Glad you liked the meeting. I’ve canceled my online subscription for now but the discipline is still there. I might be ignoring it but it’s there. Everything I eat now has a number attached. Points. How many points? I wish you luck with the program. I think if you can stick with it, you’ll find it works. Takes F.O.R.E.V.E.R. but it works.

  2. February 28, 2012 8:07 pm

    There’s a mailbox right outside my building on Grand Street. I’m sure there’s one in your neighborhood, too. Also: where are these closed post offices? There are a couple of those in walking distance from my apartment, too. And I just found this: It has post office locations, too.

  3. February 28, 2012 8:42 pm

    I am more of a 300 stepper. So you’ll always be way ahead.

  4. February 28, 2012 8:52 pm

    I need to get a new pedometer. Last time it turned out that I walked more than I thought I did, but not enough.

  5. February 29, 2012 12:16 am

    I’ve done the online program before but never attended meetings (also not a joiner). But I have to do something to turn around the weight gain I’ve had thanks to adding grad school on top of an already packed work and family schedule. I know I’m not going to be happy when warmer weather means fewer clothing layers! Congrats on making the first step.

  6. Lass permalink
    February 29, 2012 9:37 am

    Good luck – I enjoyed my meetings for very different reasons – namely the waaaaay too enthusiastic meeting leader who looked and sounded like a living version of Peggy Hill. But, I digress. Go, fight, win!

  7. February 29, 2012 1:26 pm

    Huh – I can think of four or five mailboxes between my office and the subway. And two post offices.

    I just downloaded a pedometer app for my phone… curious about how much I do/don’t walk.

  8. February 29, 2012 3:55 pm

    I usually mail things from work. No one seems to mind as long as the postage is already paid.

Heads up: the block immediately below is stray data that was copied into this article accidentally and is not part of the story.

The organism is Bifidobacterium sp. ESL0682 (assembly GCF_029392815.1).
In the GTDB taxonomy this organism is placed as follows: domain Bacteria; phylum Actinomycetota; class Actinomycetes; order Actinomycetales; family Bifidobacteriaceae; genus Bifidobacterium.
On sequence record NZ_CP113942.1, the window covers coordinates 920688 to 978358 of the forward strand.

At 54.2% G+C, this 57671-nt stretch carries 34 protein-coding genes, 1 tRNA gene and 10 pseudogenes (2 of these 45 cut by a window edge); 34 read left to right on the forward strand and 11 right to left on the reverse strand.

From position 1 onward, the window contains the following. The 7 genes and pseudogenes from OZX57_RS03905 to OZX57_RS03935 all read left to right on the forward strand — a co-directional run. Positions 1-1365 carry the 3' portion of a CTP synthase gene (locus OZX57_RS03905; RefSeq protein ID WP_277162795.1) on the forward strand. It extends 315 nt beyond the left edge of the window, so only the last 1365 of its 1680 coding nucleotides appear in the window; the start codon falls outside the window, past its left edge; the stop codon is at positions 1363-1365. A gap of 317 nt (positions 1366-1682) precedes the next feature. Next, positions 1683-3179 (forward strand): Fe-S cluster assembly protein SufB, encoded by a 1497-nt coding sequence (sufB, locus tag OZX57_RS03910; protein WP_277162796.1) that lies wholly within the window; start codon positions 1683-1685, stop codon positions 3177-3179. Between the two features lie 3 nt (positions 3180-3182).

The divide between city dwellers and suburbanites is funny – I definitely noticed the change when I started driving to work instead of the walk/train/walk commute, and mine wasn’t even that much walking. But a few blocks in either direction does add up, especially if you don’t make a big effort to replace it. Right now I don’t even want to think about steps per day. Today maybe fifty. We are a little bit cabin fevered here.

  9. Harriet M. Welsch permalink*
    February 29, 2012 7:35 pm

    I must just take the wrong streets. There are two post offices by my office, but both were locked at lunchtime yesterday. My envelope needs weighing, so I need to go to the post office, otherwise I would just take it to the mailroom. I’m sure they’d do it, but it would be complicated for them and I don’t want to make them deal with it.

    Magpie, I’m not sure why it never occurred to me to look for an iphone app, but I downloaded one today too, although I forgot to turn it on for the commute home. I’m kind of curious about the difference between NY and Chicago, which I’m sure is vast.

    LSM, I’m not sure I’ll survive the Illinois meetings, but the NY meetings will be doable.

    Lass, I was thinking about you the entire time. Where you had Peggy Hill, I have Fran Drescher.

    Julia, that’s to be expected. But I’d love to meet up with you soon. Perhaps we could get out for a walk with the stroller? I’m going to be home for nearly two weeks this time, and I’d really love to see you and meet that baby. I’ll email you when I get back.

  10. March 1, 2012 10:28 am

    Oh, for those Chicago days where the city/suburbs divide was simply 312/847. Now you’ve got your 630’ers and your 773’ers. Heck, even the suburb where I grew up has moved on from 256-XXXX and 251-XXXX to a whole host of new telephonic appendages.

    It’s so hard to figure out whom to feel superior to these days. . . .


  11. March 1, 2012 12:13 pm

    Hugh, you’re forgetting all the 815’ers! Maybe on purpose – everyone is superior to 815’ers.

    Harriet, that sounds good. Let me know when you have time, I am either very flexible or very not. 🙂

  12. Harriet M. Welsch permalink*
    March 1, 2012 8:10 pm

    Can I tell you how sad I was when my cell phone turned out to be an 815? I gave Mr. Spy my precious 312 cell phone number that I’d had for 15 years.